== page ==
Is the Angling Trust Still Independent?

In my last blog, I wrote about the new contract for rod licence revenues to fund the work of the Angling Trust.  Because this comes from the Environment Agency, some of our members have been concerned that this might mean that the independence of the Angling Trust and Fish Legal to challenge the Environment Agency, the government and its agencies might in some way be compromised. It’s understandable how people might reach this conclusion, but I can guarantee that this is not the case.

The first point to make is that we have been funded by Rod Licence revenues from the Environment Agency for the past 5 years and I don’t think anyone could accuse us of shying away from criticising the Environment Agency or government in that time.  This new contract just formalises the work that we have been doing on an informal partnership basis for many years.

It’s important to note that the funding comes from rod licence revenue, rather than from the EA’s grant in aid, or from Defra.  It is anglers’ money being returned to be spent on angling. Most of our criticism of the EA is about other departments than fisheries, such as flood defence, water resources, pollution regulation, hydropower etc.   Now that we have our position as preferred contractor confirmed, after a competitive tendering process, we can be even more confident that any criticism we level at the EA or Defra cannot affect the funding that we receive to deliver this contract.

By way of evidence, we have just launched a judicial review of the government and Environment Agency’s failure to tackle agricultural pollution in protected areas, which we are fighting robustly (see news about this on our web site HERE).  We have also recently challenged the Agency very strongly about its water quality monitoring regime and its corporate failure to address the decline in salmon populations.

Furthermore, we have been very clear with the EA, including in meetings with its Chief Executive and Chairman, that we will remain a ‘critical friend’ which will involve criticising them robustly when they fail to protect fish and fishing, which is their statutory duty.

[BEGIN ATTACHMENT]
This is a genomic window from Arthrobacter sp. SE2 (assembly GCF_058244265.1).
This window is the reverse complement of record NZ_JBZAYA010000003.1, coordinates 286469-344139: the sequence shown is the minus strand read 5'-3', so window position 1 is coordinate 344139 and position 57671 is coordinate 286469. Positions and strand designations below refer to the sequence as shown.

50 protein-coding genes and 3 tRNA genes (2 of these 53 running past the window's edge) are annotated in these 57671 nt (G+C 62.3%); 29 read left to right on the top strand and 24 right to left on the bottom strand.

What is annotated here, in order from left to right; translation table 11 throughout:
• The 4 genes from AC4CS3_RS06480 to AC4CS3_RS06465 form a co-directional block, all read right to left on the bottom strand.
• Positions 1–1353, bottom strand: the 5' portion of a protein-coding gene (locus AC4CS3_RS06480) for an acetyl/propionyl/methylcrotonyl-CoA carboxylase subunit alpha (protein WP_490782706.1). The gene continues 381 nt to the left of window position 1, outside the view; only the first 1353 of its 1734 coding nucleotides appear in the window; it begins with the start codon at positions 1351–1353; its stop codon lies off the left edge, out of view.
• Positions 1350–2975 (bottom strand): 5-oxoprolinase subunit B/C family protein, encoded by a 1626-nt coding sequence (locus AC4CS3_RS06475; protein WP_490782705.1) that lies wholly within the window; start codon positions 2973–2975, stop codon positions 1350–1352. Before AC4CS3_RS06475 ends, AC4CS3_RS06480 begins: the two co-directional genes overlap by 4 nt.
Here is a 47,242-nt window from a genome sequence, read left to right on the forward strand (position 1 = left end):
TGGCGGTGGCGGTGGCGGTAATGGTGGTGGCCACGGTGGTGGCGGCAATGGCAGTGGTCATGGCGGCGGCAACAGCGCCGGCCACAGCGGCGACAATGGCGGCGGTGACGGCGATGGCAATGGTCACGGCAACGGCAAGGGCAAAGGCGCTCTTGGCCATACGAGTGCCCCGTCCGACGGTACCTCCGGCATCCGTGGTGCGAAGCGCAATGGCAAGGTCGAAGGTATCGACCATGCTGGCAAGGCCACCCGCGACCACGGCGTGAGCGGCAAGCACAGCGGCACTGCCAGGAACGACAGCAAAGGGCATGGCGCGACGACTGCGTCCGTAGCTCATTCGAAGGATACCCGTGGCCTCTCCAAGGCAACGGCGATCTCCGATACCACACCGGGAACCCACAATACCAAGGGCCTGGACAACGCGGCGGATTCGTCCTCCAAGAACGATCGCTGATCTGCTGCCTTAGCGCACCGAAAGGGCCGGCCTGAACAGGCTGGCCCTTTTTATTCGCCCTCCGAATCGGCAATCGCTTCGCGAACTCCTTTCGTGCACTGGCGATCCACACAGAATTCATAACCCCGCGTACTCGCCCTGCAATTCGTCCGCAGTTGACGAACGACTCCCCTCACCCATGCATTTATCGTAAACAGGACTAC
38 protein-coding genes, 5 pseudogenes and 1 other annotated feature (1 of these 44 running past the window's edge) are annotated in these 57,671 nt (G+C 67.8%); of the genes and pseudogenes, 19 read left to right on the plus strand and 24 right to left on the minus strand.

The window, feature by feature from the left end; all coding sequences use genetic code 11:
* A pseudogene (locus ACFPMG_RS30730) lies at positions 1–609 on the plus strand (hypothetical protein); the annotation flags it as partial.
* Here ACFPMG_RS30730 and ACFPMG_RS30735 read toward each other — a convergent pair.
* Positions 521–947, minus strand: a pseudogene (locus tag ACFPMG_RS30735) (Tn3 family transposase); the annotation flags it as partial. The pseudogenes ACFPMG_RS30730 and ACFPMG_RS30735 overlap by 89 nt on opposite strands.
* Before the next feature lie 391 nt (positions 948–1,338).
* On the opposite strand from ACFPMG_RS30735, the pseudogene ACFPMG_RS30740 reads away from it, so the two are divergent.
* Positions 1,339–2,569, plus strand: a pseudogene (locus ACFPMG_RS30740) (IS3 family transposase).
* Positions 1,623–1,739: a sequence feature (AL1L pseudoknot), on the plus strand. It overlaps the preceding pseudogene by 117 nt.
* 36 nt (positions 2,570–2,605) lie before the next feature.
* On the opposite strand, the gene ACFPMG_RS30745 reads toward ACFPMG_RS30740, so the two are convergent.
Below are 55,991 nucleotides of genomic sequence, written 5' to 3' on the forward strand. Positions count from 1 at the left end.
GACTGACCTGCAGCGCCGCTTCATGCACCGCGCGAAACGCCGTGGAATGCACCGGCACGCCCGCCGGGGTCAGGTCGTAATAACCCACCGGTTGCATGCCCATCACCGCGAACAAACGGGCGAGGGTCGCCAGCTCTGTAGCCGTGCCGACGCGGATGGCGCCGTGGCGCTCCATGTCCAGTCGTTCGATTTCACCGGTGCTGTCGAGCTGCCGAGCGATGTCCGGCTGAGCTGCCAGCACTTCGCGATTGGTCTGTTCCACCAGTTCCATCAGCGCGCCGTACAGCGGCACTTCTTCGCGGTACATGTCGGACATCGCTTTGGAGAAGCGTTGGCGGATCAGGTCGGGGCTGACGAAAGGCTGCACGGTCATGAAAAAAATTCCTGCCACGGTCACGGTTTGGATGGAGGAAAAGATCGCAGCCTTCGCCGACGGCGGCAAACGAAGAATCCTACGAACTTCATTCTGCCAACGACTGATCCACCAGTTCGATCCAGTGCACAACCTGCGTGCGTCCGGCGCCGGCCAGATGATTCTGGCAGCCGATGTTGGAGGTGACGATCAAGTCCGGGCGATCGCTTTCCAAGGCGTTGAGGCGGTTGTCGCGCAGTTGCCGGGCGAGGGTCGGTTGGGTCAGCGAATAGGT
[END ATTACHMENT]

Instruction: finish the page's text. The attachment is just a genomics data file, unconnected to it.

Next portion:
Finally, if ever we were in a position where we were told to stop being critical or lose our funding, we would immediately go public about attempts to silence us and if necessary withdraw from the contract.

The role of the Angling Trust & Fish Legal, first and foremost, is to represent our members.  Indeed, Fish Legal is legally required by the Solicitors Regulation Authority to act in the best interests of its members.  It is of course a shame that less than 0.1% of anglers currently support us by becoming individual members and so we have to seek external funding to pay for our ambitious programme of work to protect and improve fish stocks and fishing, but there it is.

All of the campaigning and political lobbying carried out by the Angling Trust, and all of the legal work of Fish Legal, is funded by membership subscriptions, donations and legacies and cannot be funded by rod licence revenue.  If we are to grow our capacity to do more in these areas, which we need to do, we need more people to pay us just £25 a year as an individual member, whether or not the club they belong to is affiliated to the Angling Trust and/or Fish Legal.

Please join us HERE

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